Sous Vide Cooking

The SWID – First images and impressions of Addélice Immersion Circulator dedicated to Sous Vide Cooking

by on Oct.21, 2009, under Equipments & Accessories

swid-addelice-thermal-immersion-circulator-cooker-equipment-appliance-sous-vide-4Two weeks ago, I have been contacted by Addélice who has proposed me to test their new immersion circulator dedicated to sous vide cookery.
I was honored by their proposal and, as you can imagine, I have accepted!

I received the Swid this morning and had only time to take some pictures before leaving. I am very excited to share my first impressions about this sous vide appliance!

I was very surprised by the size and the weight of the Swid. I had to give back the Julabo EC that was borrowed to me during summer holidays and therefore I can’t show you pictures to compare the 2 appliances. Nevertheless I took some pics to compare the Swid with the SousVideMagic.

The Swid is compact and can be stored easily in one of your kitchen draws. This is an excellent point.
The casing is amazing, very soft and sensual to the touch. The protection grid is part of the whole metal structure of the Swid. For the record a metal grid is always coming as an option with the other immersion circulator such as Polyscience and Julabo…The Swid grid as a funny design with holes like bubbles carved in the metal.

I didn’t have time to try it so far but my first feeling about the swid is excellent. I’ll come back to you as soon as I have a little bit more time.




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12 Comments for this entry

  • Martha

    Hi Jean Francois,

    I am very interested by your comments about the SWID. Could you please give more details about the size of the machine. On your picture the SWID is looking quite big compared to the SOUSVIDEMAGIC. I have no idea how big the SOUSVIDEMAGIC is…that’s why.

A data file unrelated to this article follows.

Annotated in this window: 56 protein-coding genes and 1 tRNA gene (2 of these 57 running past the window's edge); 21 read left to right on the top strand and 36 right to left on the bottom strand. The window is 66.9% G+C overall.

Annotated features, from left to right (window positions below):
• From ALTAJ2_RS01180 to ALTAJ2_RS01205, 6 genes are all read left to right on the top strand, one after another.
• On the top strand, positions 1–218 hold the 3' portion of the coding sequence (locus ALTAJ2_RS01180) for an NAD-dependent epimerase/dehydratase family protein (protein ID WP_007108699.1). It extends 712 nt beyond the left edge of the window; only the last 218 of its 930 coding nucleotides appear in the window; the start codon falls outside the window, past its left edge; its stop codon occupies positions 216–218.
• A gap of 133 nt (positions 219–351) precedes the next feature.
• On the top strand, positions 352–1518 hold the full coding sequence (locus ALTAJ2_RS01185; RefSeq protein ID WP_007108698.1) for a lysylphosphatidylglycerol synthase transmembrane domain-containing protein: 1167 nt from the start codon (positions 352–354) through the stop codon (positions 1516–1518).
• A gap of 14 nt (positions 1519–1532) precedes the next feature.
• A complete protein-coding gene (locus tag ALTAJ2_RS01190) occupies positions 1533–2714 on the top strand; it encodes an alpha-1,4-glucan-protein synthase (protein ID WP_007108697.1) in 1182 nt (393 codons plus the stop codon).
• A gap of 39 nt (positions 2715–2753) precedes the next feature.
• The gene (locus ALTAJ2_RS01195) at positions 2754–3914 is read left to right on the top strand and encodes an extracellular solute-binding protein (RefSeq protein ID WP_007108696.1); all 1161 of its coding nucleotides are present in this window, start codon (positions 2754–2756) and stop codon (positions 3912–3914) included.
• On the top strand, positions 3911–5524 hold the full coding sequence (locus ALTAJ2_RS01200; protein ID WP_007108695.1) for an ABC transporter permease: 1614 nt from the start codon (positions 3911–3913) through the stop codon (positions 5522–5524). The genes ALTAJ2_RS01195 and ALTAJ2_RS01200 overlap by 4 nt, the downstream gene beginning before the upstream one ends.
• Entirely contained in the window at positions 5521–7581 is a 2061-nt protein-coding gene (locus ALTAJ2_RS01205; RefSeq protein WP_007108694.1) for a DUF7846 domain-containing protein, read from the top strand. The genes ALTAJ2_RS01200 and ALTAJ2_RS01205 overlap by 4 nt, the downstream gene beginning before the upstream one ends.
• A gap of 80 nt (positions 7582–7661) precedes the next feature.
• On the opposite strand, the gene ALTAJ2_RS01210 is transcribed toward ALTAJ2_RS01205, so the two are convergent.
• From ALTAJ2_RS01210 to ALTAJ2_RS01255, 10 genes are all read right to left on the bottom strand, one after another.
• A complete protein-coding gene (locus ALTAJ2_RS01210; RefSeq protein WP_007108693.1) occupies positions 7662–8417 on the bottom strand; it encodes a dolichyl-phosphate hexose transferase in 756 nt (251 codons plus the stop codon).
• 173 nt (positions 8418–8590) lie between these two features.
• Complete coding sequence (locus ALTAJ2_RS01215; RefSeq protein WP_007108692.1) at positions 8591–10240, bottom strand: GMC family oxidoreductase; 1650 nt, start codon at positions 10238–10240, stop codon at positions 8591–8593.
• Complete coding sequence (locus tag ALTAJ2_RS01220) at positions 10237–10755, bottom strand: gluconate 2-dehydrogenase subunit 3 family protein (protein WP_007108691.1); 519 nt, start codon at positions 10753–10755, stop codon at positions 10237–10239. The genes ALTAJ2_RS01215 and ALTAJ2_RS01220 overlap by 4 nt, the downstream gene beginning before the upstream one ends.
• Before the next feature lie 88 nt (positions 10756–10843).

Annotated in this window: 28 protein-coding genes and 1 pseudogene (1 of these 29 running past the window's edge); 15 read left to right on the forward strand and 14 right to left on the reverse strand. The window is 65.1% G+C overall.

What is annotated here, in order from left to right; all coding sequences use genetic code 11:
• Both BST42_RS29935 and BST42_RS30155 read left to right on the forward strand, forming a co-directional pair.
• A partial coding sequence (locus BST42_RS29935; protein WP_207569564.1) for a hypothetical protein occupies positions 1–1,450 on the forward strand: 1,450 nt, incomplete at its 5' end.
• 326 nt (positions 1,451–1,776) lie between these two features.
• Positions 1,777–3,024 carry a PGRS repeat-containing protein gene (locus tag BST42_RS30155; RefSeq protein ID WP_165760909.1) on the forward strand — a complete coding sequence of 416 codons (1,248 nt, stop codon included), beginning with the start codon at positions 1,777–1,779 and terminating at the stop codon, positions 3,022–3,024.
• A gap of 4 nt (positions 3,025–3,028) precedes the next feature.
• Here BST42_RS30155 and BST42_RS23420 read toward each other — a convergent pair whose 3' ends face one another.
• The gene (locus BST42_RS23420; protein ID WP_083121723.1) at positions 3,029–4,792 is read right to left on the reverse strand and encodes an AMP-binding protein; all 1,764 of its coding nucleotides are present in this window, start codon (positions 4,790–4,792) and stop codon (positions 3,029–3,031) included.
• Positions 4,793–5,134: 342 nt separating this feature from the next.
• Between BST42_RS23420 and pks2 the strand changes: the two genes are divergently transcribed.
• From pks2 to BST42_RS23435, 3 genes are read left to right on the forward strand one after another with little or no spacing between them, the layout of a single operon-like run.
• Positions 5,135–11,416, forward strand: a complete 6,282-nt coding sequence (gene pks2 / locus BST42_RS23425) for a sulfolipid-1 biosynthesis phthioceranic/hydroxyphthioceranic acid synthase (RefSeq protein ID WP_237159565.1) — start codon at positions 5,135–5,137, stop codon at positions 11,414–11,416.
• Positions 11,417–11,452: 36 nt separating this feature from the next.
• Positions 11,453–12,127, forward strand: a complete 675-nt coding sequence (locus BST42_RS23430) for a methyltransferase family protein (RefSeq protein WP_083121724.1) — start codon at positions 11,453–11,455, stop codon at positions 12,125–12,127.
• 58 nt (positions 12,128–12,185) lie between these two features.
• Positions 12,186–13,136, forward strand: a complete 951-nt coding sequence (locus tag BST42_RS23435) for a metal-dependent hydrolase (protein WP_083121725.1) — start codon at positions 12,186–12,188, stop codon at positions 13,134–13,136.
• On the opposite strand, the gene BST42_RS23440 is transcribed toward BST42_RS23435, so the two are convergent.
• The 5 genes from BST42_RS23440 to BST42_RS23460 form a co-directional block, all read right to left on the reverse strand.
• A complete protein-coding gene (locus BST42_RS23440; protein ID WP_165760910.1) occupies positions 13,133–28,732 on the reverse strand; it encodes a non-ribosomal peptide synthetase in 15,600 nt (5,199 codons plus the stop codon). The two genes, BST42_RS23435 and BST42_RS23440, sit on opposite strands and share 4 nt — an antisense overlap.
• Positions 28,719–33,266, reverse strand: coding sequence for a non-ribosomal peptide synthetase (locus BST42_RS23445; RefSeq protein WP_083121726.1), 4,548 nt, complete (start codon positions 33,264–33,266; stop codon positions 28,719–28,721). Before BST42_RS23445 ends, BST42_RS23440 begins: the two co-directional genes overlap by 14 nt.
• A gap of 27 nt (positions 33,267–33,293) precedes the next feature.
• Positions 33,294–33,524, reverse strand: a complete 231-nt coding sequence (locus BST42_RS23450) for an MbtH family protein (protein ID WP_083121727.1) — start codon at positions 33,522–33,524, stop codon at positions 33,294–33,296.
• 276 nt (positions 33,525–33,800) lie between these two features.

• jean-francois


    I confirm the swid is very compact: 28 cm high, 14 cm width and 12 cm large. Unfortunatly I don’t have a lots of time to play at the moment with my new toy but I’ll make a short video and other pictures soon.


  • Chef Christophe

    Jean-Francois, to me it looks like a fish tank pump. I would expect this thing could only control a very small bath.
    Best, Christophe

  • jean-francois

    Hi Christophe,

    I have no idea what kind of pump this is. What I can tell you is that I just tried the swid in a 10 litres pot and the pump worked perfectly. I remember when I tried the Julabo EC the pump was extremely powerful (sometimes I was even considering a bit too much because the stream was moving a lot the pouches in the pot) and very noisy. The swid is very silent.
    But you are right this is something I’ll verify next time. Addélice mentioned in the operating manual the swid works in a 20 litres container.


  • Chef Christophe

    Thanks Jean-Francois!
    I have at my PolyScience unit 2 pump speed which is very helpful. I high power level to get quicker to target temperature and maintain uniformity when I have larger/thicker pouches in the tank.